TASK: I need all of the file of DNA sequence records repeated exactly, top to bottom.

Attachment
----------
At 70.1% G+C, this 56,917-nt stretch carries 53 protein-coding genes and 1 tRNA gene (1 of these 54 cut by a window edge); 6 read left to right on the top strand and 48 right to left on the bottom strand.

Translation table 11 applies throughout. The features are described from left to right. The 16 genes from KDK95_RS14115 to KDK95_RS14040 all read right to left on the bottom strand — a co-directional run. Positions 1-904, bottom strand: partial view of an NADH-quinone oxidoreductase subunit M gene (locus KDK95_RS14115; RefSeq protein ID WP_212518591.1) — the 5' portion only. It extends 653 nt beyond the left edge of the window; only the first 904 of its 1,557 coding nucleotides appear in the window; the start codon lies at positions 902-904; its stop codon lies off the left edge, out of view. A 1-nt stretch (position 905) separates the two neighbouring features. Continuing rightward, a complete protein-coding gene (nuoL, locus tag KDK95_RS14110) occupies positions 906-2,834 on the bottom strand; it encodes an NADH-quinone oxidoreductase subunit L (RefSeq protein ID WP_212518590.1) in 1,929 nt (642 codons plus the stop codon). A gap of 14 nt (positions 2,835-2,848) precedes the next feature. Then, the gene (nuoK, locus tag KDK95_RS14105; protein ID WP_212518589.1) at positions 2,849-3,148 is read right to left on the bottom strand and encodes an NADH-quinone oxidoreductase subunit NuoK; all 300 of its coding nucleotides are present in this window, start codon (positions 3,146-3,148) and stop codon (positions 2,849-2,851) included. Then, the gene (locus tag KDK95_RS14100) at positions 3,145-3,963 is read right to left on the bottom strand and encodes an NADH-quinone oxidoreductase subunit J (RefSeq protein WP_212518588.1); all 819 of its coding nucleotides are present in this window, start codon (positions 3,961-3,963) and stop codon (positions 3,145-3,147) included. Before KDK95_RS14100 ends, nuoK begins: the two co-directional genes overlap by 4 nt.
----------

At 70.1% G+C, this 56,917-nt stretch carries 53 protein-coding genes and 1 tRNA gene (1 of these 54 cut by a window edge); 6 read left to right on the top strand and 48 right to left on the bottom strand.

Translation table 11 applies throughout. The features are described from left to right. The 16 genes from KDK95_RS14115 to KDK95_RS14040 all read right to left on the bottom strand — a co-directional run. Positions 1-904, bottom strand: partial view of an NADH-quinone oxidoreductase subunit M gene (locus KDK95_RS14115; RefSeq protein ID WP_212518591.1) — the 5' portion only. It extends 653 nt beyond the left edge of the window; only the first 904 of its 1,557 coding nucleotides appear in the window; the start codon lies at positions 902-904; its stop codon lies off the left edge, out of view. A 1-nt stretch (position 905) separates the two neighbouring features. Continuing rightward, a complete protein-coding gene (nuoL, locus tag KDK95_RS14110) occupies positions 906-2,834 on the bottom strand; it encodes an NADH-quinone oxidoreductase subunit L (RefSeq protein ID WP_212518590.1) in 1,929 nt (642 codons plus the stop codon). A gap of 14 nt (positions 2,835-2,848) precedes the next feature. Then, the gene (nuoK, locus tag KDK95_RS14105; protein ID WP_212518589.1) at positions 2,849-3,148 is read right to left on the bottom strand and encodes an NADH-quinone oxidoreductase subunit NuoK; all 300 of its coding nucleotides are present in this window, start codon (positions 3,146-3,148) and stop codon (positions 2,849-2,851) included. Then, the gene (locus tag KDK95_RS14100) at positions 3,145-3,963 is read right to left on the bottom strand and encodes an NADH-quinone oxidoreductase subunit J (RefSeq protein WP_212518588.1); all 819 of its coding nucleotides are present in this window, start codon (positions 3,961-3,963) and stop codon (positions 3,145-3,147) included. Before KDK95_RS14100 ends, nuoK begins: the two co-directional genes overlap by 4 nt.